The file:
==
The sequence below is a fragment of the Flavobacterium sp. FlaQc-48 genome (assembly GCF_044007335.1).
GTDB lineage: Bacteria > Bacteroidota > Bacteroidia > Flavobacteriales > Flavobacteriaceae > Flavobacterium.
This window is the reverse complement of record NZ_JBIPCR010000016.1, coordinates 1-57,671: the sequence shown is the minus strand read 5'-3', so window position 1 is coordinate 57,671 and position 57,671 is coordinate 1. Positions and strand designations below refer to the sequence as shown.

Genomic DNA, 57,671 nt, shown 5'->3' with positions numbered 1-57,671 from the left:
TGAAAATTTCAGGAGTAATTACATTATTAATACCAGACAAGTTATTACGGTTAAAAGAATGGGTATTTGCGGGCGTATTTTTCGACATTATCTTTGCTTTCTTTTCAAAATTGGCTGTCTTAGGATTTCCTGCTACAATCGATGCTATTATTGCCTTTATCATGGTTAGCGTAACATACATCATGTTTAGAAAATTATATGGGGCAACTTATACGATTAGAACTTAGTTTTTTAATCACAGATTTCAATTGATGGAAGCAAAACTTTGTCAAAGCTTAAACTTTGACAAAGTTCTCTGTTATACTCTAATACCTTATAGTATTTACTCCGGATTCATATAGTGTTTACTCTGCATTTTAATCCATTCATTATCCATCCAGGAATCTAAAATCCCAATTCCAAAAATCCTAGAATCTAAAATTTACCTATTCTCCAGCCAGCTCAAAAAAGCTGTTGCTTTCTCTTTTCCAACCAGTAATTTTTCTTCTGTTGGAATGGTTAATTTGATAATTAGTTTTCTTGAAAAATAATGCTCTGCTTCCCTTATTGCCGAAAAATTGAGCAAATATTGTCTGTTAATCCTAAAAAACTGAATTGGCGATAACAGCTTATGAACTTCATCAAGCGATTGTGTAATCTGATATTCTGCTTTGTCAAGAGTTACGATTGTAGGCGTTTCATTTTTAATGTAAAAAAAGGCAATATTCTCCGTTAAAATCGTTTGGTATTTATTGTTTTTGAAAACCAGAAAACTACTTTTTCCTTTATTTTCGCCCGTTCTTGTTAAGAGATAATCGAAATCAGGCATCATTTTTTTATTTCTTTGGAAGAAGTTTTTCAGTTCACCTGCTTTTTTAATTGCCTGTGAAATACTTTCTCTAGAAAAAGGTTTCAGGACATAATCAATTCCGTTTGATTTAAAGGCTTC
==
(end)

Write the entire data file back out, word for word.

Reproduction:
The sequence below is a fragment of the Flavobacterium sp. FlaQc-48 genome (assembly GCF_044007335.1).
GTDB lineage: Bacteria > Bacteroidota > Bacteroidia > Flavobacteriales > Flavobacteriaceae > Flavobacterium.
This window is the reverse complement of record NZ_JBIPCR010000016.1, coordinates 1-57,671: the sequence shown is the minus strand read 5'-3', so window position 1 is coordinate 57,671 and position 57,671 is coordinate 1. Positions and strand designations below refer to the sequence as shown.

Genomic DNA, 57,671 nt, shown 5'->3' with positions numbered 1-57,671 from the left:
TGAAAATTTCAGGAGTAATTACATTATTAATACCAGACAAGTTATTACGGTTAAAAGAATGGGTATTTGCGGGCGTATTTTTCGACATTATCTTTGCTTTCTTTTCAAAATTGGCTGTCTTAGGATTTCCTGCTACAATCGATGCTATTATTGCCTTTATCATGGTTAGCGTAACATACATCATGTTTAGAAAATTATATGGGGCAACTTATACGATTAGAACTTAGTTTTTTAATCACAGATTTCAATTGATGGAAGCAAAACTTTGTCAAAGCTTAAACTTTGACAAAGTTCTCTGTTATACTCTAATACCTTATAGTATTTACTCCGGATTCATATAGTGTTTACTCTGCATTTTAATCCATTCATTATCCATCCAGGAATCTAAAATCCCAATTCCAAAAATCCTAGAATCTAAAATTTACCTATTCTCCAGCCAGCTCAAAAAAGCTGTTGCTTTCTCTTTTCCAACCAGTAATTTTTCTTCTGTTGGAATGGTTAATTTGATAATTAGTTTTCTTGAAAAATAATGCTCTGCTTCCCTTATTGCCGAAAAATTGAGCAAATATTGTCTGTTAATCCTAAAAAACTGAATTGGCGATAACAGCTTATGAACTTCATCAAGCGATTGTGTAATCTGATATTCTGCTTTGTCAAGAGTTACGATTGTAGGCGTTTCATTTTTAATGTAAAAAAAGGCAATATTCTCCGTTAAAATCGTTTGGTATTTATTGTTTTTGAAAACCAGAAAACTACTTTTTCCTTTATTTTCGCCCGTTCTTGTTAAGAGATAATCGAAATCAGGCATCATTTTTTTATTTCTTTGGAAGAAGTTTTTCAGTTCACCTGCTTTTTTAATTGCCTGTGAAATACTTTCTCTAGAAAAAGGTTTCAGGACATAATCAATTCCGTTTGATTTAAAGGCTTC